New Yorker critic Janet Malcolm weighs in on "Gossip Girl" (for reals!)
In the current issue of The New Yorker, Janet Malcolm describes the [Gossip Girl] novels as a "Waughish achievement." Like, seriously. Somehow the [74-year-old New Yorker](http://en.wikipedia.org/wiki/Janet_Malcolm) critic at large, better known for her dessications of Joe McGinniss in The Journalist and the Murderer and of archivist Jeffrey Masson in In The Freud Archives, has chosen to turn her laser-beam analytical eye on the books that became the basis of the hit teen series on the CW network.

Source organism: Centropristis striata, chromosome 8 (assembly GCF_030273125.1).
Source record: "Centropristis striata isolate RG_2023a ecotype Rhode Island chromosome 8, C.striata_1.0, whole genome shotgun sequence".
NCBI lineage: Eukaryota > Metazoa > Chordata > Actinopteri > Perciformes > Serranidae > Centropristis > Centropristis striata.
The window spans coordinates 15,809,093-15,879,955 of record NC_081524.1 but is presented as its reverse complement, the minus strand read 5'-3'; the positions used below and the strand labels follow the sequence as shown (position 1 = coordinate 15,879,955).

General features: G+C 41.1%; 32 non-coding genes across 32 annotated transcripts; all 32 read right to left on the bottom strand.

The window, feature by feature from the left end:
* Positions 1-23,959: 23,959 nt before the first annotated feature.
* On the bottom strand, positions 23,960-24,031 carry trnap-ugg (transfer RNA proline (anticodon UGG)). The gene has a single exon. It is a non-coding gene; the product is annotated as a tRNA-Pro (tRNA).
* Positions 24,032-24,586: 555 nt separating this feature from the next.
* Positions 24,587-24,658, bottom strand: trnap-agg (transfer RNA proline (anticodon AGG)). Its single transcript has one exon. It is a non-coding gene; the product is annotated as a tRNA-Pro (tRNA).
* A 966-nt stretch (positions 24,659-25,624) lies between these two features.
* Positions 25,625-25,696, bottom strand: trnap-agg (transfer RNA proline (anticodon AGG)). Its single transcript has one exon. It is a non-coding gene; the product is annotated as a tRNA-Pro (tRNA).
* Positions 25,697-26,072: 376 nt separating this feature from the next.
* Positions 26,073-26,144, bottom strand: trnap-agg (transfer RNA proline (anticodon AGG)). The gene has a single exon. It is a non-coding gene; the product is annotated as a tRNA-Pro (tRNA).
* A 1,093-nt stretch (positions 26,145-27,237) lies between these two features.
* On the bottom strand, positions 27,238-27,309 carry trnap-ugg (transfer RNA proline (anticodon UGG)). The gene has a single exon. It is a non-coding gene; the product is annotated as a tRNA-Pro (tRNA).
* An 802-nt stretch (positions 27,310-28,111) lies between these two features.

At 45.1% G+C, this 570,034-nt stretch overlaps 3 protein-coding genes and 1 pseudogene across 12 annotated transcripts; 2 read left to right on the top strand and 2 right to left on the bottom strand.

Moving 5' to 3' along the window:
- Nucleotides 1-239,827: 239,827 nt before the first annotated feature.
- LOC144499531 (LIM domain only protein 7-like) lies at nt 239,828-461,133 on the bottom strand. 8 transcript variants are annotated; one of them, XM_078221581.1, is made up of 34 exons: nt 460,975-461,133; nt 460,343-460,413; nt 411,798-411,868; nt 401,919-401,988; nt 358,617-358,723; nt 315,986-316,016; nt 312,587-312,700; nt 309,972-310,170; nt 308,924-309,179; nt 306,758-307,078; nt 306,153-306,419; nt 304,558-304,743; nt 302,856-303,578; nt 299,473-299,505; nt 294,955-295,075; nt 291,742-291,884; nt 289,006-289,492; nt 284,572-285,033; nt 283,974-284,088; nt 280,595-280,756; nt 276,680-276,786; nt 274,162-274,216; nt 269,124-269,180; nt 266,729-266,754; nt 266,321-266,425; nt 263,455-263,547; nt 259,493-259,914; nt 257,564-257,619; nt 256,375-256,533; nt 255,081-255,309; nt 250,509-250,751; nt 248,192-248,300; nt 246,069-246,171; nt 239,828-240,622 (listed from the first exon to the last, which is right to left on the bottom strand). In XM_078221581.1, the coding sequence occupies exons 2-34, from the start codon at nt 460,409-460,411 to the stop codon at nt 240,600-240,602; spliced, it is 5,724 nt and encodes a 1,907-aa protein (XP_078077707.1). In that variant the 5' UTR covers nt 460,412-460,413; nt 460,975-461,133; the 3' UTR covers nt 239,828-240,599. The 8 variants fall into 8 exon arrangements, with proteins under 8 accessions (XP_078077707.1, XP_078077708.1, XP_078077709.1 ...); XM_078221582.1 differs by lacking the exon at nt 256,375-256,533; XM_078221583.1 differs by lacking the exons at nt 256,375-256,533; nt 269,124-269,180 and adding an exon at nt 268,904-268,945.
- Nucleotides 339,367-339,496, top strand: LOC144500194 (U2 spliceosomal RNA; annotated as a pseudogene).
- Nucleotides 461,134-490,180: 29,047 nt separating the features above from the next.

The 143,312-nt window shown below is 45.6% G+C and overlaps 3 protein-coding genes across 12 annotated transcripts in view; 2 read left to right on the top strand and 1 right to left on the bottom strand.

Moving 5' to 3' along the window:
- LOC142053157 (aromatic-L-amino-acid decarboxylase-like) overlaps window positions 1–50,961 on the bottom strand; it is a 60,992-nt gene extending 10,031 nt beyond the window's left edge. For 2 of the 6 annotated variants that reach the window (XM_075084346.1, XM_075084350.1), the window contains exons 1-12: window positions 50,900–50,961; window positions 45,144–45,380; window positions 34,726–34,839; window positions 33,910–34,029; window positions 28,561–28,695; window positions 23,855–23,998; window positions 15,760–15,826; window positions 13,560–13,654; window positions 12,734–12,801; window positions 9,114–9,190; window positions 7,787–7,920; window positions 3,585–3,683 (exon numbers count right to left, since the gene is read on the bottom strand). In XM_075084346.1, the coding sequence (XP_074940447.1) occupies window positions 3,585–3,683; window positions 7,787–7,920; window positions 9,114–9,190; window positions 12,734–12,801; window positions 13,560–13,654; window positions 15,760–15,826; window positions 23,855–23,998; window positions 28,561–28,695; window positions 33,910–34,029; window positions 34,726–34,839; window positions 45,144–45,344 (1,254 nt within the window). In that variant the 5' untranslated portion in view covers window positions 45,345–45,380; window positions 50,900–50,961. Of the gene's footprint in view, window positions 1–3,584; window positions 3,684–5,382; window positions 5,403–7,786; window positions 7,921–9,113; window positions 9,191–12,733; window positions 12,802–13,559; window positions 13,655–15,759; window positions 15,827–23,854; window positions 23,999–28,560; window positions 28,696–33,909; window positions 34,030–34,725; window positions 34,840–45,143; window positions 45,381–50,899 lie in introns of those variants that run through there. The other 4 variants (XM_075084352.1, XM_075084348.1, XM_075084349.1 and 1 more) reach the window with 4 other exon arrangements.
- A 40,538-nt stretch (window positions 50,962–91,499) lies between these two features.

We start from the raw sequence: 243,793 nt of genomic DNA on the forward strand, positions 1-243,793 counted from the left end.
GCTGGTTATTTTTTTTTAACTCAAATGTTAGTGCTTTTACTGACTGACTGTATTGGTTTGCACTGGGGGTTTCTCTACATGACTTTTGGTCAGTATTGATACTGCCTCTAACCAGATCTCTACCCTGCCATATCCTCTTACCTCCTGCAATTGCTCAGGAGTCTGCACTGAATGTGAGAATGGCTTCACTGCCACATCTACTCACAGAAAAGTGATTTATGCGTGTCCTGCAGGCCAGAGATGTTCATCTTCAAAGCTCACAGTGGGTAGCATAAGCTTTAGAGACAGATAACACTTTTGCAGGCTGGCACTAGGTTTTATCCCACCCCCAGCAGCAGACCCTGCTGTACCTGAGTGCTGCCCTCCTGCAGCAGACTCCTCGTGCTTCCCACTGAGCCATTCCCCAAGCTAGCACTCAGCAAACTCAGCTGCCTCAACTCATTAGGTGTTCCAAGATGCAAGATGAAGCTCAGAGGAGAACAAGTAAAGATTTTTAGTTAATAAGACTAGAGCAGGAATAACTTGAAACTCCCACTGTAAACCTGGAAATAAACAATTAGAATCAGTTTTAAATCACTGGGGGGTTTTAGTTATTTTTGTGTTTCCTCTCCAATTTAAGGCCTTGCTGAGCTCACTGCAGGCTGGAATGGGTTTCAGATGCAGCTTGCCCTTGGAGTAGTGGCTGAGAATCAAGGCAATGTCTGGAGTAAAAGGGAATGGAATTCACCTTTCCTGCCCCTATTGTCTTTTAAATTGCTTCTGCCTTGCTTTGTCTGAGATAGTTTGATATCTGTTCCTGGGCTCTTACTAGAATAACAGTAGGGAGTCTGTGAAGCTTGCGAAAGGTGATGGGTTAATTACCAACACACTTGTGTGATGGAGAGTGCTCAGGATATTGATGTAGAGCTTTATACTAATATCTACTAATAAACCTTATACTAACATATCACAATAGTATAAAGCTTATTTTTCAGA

Children are a pleasure-seeking species, Malcolm reports, accurately enough, although her thesis – that the “tour de force” novels by Cecily von Ziegesar have been translated into “sluggish and crass” television episodes – may not find many children in agreement. Still, how can you not read this? Janet Malcolm on Gossip Girl – come on, that's sick!
Read Malcolm's [essay here].
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